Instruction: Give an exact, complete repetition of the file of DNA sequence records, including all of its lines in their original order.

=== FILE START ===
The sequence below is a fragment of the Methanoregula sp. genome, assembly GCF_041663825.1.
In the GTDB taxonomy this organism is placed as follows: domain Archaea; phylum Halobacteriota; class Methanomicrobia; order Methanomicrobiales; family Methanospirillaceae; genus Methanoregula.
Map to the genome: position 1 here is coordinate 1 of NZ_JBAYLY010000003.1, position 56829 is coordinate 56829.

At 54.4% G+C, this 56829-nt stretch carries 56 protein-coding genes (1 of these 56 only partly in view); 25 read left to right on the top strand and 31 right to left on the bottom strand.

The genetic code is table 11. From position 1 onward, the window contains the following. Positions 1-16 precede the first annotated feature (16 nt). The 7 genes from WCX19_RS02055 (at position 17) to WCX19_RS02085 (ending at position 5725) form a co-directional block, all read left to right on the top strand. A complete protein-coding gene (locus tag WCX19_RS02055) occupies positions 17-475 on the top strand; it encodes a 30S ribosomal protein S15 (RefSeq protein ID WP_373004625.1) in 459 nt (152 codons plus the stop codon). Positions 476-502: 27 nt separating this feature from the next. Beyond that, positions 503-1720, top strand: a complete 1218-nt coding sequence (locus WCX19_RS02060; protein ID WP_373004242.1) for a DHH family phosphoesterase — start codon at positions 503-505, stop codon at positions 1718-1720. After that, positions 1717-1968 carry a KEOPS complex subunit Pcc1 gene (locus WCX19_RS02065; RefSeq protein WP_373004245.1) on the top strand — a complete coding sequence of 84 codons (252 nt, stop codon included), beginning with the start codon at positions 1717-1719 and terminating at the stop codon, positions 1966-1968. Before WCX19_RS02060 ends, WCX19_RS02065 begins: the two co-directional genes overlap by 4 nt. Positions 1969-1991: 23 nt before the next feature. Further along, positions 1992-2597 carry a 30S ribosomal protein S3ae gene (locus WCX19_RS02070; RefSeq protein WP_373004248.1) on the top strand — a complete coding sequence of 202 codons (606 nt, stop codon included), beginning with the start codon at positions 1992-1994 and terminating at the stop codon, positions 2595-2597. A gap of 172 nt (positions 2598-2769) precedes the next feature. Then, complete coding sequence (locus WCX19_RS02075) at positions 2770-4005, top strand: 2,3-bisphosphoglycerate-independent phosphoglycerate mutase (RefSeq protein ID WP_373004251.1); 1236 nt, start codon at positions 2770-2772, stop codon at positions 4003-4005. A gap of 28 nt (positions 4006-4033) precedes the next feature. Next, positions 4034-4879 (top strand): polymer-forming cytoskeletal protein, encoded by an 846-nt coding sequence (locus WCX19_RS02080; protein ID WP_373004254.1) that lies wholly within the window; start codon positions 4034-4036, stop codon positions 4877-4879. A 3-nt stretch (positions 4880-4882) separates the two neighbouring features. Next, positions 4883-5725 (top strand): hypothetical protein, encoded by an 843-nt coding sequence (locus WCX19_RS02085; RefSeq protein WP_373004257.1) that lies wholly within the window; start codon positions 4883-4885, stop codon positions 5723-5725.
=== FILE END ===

The sequence below is a fragment of the Methanoregula sp. genome, assembly GCF_041663825.1.
In the GTDB taxonomy this organism is placed as follows: domain Archaea; phylum Halobacteriota; class Methanomicrobia; order Methanomicrobiales; family Methanospirillaceae; genus Methanoregula.
Map to the genome: position 1 here is coordinate 1 of NZ_JBAYLY010000003.1, position 56829 is coordinate 56829.

At 54.4% G+C, this 56829-nt stretch carries 56 protein-coding genes (1 of these 56 only partly in view); 25 read left to right on the top strand and 31 right to left on the bottom strand.

The genetic code is table 11. From position 1 onward, the window contains the following. Positions 1-16 precede the first annotated feature (16 nt). The 7 genes from WCX19_RS02055 (at position 17) to WCX19_RS02085 (ending at position 5725) form a co-directional block, all read left to right on the top strand. A complete protein-coding gene (locus tag WCX19_RS02055) occupies positions 17-475 on the top strand; it encodes a 30S ribosomal protein S15 (RefSeq protein ID WP_373004625.1) in 459 nt (152 codons plus the stop codon). Positions 476-502: 27 nt separating this feature from the next. Beyond that, positions 503-1720, top strand: a complete 1218-nt coding sequence (locus WCX19_RS02060; protein ID WP_373004242.1) for a DHH family phosphoesterase — start codon at positions 503-505, stop codon at positions 1718-1720. After that, positions 1717-1968 carry a KEOPS complex subunit Pcc1 gene (locus WCX19_RS02065; RefSeq protein WP_373004245.1) on the top strand — a complete coding sequence of 84 codons (252 nt, stop codon included), beginning with the start codon at positions 1717-1719 and terminating at the stop codon, positions 1966-1968. Before WCX19_RS02060 ends, WCX19_RS02065 begins: the two co-directional genes overlap by 4 nt. Positions 1969-1991: 23 nt before the next feature. Further along, positions 1992-2597 carry a 30S ribosomal protein S3ae gene (locus WCX19_RS02070; RefSeq protein WP_373004248.1) on the top strand — a complete coding sequence of 202 codons (606 nt, stop codon included), beginning with the start codon at positions 1992-1994 and terminating at the stop codon, positions 2595-2597. A gap of 172 nt (positions 2598-2769) precedes the next feature. Then, complete coding sequence (locus WCX19_RS02075) at positions 2770-4005, top strand: 2,3-bisphosphoglycerate-independent phosphoglycerate mutase (RefSeq protein ID WP_373004251.1); 1236 nt, start codon at positions 2770-2772, stop codon at positions 4003-4005. A gap of 28 nt (positions 4006-4033) precedes the next feature. Next, positions 4034-4879 (top strand): polymer-forming cytoskeletal protein, encoded by an 846-nt coding sequence (locus WCX19_RS02080; protein ID WP_373004254.1) that lies wholly within the window; start codon positions 4034-4036, stop codon positions 4877-4879. A 3-nt stretch (positions 4880-4882) separates the two neighbouring features. Next, positions 4883-5725 (top strand): hypothetical protein, encoded by an 843-nt coding sequence (locus WCX19_RS02085; RefSeq protein WP_373004257.1) that lies wholly within the window; start codon positions 4883-4885, stop codon positions 5723-5725.